Let’s face it, accountants are usually the only professional who your client knows. Because of tax filings, we have to see our clients at least once a year. During that interaction, we are asked legal questions, financial planner questions – you name it, and we are asked it. What I did when I went on my own was to look for professionals with whom I could form a team.
First of all, financial planners are everywhere, and they always want to take us to lunch. In the beginning, I took those meetings. After all, it was a free meal. However, I stopped those appointments because they were hardcore sales presses. I know that we all have to sell to eat, but I’m not a salesperson, and frankly, I loathe salespeople. I would take these lunches and listen to the sales pitch, but what really upset me were the constant follow-ups. The emails, phone calls – they never ended. I even had ignorant financial advisors tell me that they would pay me a referral fee for each referral that I made.
In my opinion, receiving anything in exchange for a referral is unethical. I know some people will disagree with me, but I don’t do it. A client needs to put money into a retirement plan for tax reasons. I am charging the client for the advice and the tax return. How can I then refer them to someone who may or may not know their stuff, to get even more money?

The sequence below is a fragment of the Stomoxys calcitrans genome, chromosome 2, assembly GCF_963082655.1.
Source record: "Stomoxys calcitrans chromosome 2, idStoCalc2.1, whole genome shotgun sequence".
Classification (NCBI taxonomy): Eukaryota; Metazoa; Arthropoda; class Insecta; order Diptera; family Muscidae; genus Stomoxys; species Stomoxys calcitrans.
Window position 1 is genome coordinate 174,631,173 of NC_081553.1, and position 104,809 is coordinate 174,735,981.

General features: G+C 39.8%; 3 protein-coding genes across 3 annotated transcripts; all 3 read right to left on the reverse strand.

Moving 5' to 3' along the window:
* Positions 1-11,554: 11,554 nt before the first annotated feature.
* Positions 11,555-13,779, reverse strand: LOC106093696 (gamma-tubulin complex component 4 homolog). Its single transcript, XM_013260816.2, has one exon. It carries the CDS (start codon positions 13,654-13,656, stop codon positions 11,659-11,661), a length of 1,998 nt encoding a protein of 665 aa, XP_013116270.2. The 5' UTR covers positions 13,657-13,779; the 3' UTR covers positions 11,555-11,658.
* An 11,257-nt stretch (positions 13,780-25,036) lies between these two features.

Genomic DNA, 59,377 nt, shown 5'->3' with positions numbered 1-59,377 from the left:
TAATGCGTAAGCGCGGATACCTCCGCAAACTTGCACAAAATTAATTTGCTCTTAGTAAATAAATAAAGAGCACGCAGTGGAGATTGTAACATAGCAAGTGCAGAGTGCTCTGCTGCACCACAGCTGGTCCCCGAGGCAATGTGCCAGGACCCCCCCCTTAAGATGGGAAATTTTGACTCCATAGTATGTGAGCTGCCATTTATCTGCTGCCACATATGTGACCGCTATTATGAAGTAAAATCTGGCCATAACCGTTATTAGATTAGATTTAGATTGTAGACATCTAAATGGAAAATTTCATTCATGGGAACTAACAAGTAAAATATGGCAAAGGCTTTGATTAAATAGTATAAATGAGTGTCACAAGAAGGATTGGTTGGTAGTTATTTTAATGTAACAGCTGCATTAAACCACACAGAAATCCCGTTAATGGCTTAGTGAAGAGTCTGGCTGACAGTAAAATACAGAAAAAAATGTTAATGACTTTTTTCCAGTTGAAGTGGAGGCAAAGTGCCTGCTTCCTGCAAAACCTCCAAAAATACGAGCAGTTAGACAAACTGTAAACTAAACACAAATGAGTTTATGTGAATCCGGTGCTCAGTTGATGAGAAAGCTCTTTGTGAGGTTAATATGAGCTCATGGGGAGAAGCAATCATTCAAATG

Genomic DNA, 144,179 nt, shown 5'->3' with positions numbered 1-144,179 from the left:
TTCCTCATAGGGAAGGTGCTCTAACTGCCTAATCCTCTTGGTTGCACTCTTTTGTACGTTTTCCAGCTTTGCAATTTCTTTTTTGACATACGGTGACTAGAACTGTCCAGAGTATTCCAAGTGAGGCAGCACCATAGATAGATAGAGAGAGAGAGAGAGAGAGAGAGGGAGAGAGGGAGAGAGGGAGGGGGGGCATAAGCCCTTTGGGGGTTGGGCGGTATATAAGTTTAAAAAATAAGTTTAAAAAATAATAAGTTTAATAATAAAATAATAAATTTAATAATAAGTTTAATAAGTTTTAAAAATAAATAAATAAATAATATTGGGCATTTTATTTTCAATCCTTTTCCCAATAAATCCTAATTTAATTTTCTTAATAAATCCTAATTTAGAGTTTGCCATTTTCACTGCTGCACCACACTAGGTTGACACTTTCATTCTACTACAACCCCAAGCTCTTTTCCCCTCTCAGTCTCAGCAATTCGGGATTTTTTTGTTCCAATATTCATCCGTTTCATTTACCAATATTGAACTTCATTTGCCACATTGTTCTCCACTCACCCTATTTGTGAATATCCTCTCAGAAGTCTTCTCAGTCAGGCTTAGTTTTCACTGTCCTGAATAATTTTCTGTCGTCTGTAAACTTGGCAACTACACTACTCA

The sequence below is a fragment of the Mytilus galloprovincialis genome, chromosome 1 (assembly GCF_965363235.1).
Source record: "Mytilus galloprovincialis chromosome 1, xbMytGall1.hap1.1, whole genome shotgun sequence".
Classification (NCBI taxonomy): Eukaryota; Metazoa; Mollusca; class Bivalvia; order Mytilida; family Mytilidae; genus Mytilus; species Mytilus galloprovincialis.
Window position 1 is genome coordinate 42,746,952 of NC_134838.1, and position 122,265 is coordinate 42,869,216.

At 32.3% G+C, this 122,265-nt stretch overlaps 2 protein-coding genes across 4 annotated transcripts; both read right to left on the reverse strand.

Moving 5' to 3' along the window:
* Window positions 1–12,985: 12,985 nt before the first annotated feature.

Back to the follow-ups: It is not my job to build your book of clients. The last thing I want to do is refer a client to someone who is going to hound them until they make a contribution. Further, if they are a salesperson, who’s to say that they don’t invest the money they are given into something that nets the advisor the most money in commission?
When you make a referral to someone, it is a reflection on you. Do you really want a client to think that you must be a bad accountant because the financial planner who you picked lost all of their money?
What you need to do, very carefully I might add, is find strategic partners. The financial planner who I refer my clients to I stumbled upon by accident. When I first went on my own, I joined a Chamber of Commerce, and every Tuesday morning I went to a networking group. After a year in that group, I realized it was a waste of time and I stopped going. After I left, a financial planner from the group would call me to ask me tax questions about his clients. It was summer, I was just starting out, and I had the time to get to know him.
As it turned out, he was an independent financial planner who was self-employed. I typically don’t like financial planners who work for big brokerage firms. They usually don’t know much, and they are told to push financial products that benefit the firm they work for and not the client. I really got to know this financial planner very well. He started off working for a big brokerage firm but hated it, because the firm would have quotas and make him sell products that weren’t in the best interest of his clients. He did his own research and did what was right for his clients, and not himself. He was the “me” of financial planners. I can’t tell you how many times I talk a client out of doing something that I could charge a fee for but don’t do so because the client would pay me more in fees then they would receive in a tax benefit.